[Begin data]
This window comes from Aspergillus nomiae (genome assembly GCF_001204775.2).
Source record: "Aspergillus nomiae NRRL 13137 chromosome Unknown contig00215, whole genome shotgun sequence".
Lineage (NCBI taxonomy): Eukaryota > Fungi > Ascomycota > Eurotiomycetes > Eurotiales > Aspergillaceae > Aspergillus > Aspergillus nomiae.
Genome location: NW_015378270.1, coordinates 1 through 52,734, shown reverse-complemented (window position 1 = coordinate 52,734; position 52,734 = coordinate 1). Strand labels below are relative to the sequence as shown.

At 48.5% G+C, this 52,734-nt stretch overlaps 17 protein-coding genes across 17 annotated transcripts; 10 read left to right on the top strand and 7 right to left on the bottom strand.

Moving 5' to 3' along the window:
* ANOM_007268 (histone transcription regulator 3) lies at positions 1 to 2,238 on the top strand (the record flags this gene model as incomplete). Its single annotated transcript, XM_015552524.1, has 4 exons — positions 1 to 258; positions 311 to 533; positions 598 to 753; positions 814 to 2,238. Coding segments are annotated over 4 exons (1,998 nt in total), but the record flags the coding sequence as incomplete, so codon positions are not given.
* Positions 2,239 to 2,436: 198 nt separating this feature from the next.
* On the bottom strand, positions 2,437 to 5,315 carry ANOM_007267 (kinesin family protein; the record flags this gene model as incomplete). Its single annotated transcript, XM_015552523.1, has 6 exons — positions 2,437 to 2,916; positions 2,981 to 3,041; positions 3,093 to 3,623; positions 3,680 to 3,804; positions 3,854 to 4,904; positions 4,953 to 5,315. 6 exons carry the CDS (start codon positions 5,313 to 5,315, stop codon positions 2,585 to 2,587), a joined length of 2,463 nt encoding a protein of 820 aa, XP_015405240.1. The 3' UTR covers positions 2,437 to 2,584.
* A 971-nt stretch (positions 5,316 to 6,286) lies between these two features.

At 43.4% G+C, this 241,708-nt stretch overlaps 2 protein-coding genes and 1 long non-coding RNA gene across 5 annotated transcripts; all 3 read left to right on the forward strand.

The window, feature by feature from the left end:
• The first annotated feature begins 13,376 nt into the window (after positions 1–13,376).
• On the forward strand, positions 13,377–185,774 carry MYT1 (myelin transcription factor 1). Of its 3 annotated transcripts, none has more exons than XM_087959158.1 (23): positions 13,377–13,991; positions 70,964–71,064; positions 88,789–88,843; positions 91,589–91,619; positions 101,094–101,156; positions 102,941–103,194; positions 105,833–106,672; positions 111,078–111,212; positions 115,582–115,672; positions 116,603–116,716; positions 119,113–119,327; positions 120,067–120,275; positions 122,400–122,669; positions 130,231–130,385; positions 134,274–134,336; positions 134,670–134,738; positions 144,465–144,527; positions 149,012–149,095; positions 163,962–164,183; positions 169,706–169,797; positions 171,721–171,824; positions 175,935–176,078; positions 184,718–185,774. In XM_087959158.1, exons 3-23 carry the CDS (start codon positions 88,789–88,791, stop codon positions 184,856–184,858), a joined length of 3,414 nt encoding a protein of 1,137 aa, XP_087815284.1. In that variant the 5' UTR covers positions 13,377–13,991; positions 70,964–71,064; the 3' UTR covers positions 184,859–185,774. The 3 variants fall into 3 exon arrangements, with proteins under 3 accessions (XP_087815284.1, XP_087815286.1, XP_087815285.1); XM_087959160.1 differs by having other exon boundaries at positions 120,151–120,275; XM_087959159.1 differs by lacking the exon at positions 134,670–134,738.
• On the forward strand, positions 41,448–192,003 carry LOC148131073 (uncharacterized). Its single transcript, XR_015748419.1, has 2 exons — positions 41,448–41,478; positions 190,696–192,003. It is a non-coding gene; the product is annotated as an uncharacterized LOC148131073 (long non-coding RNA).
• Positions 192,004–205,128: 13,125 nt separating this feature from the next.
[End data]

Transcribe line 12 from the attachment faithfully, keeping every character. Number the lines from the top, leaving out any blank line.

The window, feature by feature from the left end: